A pair of things have been top of mind leading up to the NBA’s restart on Thursday evening. For one, the league is putting this on during a pandemic, and as a result, it has organized a gigantic bubble in Orlando that includes frequent testing and a collection of protocols that are designed to keep everyone safe.
The other has been a commitment to social justice. This has long been at the forefront of the dialogue around basketball due to NBA and WNBA players using their platforms to push for a better tomorrow, but it has been even more prominent in recent months due to the killings of Black individuals like Ahmaud Arbery, George Floyd, and Breonna Taylor. Much has been made of how the NBA and its players would respond, and while we’ve seen some examples of this — social justice messages across the backs of uniforms, Black Lives Matter written on the court at Disney, major financial pledges, etc. — all eyes were on how players would use the platform they had on Thursday evening to make a statement.
There had been rumblings that something was in the cards for the opener between the New Orleans Pelicans and the Utah Jazz, and prior to that game’s tip, everyone involved in the game wore a Black Lives Matter shirt and took a knee while a pre-recorded version of the national anthem by Jon Batiste played. The players, in many instances, held hands or locked arms with their heads down, and were joined by the evening’s referees in a show of solidarity. In the middle of demonstration were head coaches Alvin Gentry and Quin Snyder locking arms with one another.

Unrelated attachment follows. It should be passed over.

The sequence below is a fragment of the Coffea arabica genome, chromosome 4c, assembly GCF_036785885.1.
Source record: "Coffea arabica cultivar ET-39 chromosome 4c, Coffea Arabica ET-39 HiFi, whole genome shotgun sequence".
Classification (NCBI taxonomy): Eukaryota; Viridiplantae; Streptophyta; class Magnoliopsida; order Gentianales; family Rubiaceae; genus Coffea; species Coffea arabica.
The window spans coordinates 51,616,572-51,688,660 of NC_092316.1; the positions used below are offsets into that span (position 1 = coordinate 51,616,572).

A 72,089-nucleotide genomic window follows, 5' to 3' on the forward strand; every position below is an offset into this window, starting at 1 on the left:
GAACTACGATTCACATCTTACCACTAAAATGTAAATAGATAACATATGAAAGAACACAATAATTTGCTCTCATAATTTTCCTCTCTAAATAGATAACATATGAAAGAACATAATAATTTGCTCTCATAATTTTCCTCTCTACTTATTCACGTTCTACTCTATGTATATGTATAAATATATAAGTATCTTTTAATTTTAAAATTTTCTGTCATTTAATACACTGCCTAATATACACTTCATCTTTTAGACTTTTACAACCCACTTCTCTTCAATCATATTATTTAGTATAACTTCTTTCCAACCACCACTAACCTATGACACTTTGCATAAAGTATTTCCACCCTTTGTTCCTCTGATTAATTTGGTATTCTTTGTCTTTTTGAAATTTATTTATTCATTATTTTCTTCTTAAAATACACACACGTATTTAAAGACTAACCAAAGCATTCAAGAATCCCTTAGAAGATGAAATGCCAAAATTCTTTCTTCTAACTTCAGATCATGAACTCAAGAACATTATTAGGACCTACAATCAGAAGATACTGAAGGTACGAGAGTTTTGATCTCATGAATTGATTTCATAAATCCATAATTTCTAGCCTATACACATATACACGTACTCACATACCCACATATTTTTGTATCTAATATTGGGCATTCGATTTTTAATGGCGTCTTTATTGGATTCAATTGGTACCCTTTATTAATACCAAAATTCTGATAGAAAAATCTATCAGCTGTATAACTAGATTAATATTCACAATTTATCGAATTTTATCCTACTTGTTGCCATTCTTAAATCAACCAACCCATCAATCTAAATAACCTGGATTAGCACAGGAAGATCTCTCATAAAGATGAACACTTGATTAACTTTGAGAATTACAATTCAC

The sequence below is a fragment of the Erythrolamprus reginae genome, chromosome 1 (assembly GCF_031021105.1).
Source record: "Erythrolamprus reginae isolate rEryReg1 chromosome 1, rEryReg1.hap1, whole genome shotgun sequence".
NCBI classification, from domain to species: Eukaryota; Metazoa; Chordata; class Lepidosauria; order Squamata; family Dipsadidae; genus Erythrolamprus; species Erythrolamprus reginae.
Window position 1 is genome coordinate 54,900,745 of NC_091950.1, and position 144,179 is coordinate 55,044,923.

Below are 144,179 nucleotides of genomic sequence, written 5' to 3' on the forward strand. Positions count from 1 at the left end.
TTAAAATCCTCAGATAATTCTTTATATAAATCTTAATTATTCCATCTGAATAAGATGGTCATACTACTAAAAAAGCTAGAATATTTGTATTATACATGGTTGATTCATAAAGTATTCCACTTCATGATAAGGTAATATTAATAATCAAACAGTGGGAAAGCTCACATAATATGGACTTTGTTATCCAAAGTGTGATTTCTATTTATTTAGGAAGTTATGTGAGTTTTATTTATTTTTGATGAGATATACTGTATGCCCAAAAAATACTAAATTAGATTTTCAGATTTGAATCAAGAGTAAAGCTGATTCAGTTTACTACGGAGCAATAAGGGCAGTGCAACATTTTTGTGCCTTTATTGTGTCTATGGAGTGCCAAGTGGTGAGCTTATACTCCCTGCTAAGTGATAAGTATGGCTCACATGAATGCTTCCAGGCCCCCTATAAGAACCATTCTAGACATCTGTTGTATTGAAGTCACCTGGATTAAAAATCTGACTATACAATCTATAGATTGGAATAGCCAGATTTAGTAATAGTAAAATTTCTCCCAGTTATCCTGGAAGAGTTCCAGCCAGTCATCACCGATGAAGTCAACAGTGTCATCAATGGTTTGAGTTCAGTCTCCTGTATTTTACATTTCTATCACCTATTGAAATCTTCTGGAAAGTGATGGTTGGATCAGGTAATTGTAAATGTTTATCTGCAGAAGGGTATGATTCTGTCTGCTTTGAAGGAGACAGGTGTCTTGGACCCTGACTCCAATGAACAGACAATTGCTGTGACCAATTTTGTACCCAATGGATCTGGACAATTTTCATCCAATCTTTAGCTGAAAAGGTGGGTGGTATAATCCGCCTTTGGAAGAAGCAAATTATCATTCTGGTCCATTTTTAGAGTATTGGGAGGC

Pelicans & Jazz kneel together during National Anthem before NBA Bubble opener pic.twitter.com/kDttXEKI7o
— Ben Golliver (@BenGolliver) July 30, 2020
Every single person on the court takes a knee before the national anthem in protest of racial injustice. pic.twitter.com/xRjGt7PvG9
— Taylor Rooks (@TaylorRooks) July 30, 2020
While the NBA has a rule on its books saying players must stand during the anthem, it is hard to imagine a scenario where the league uses it here, in large part because it would (correctly, to be clear) come off as tone deaf following a peaceful demonstration. There is no word on whether a similar demonstration is in the cards for the second game of the evening, which is a tilt between the Clippers and the Lakers.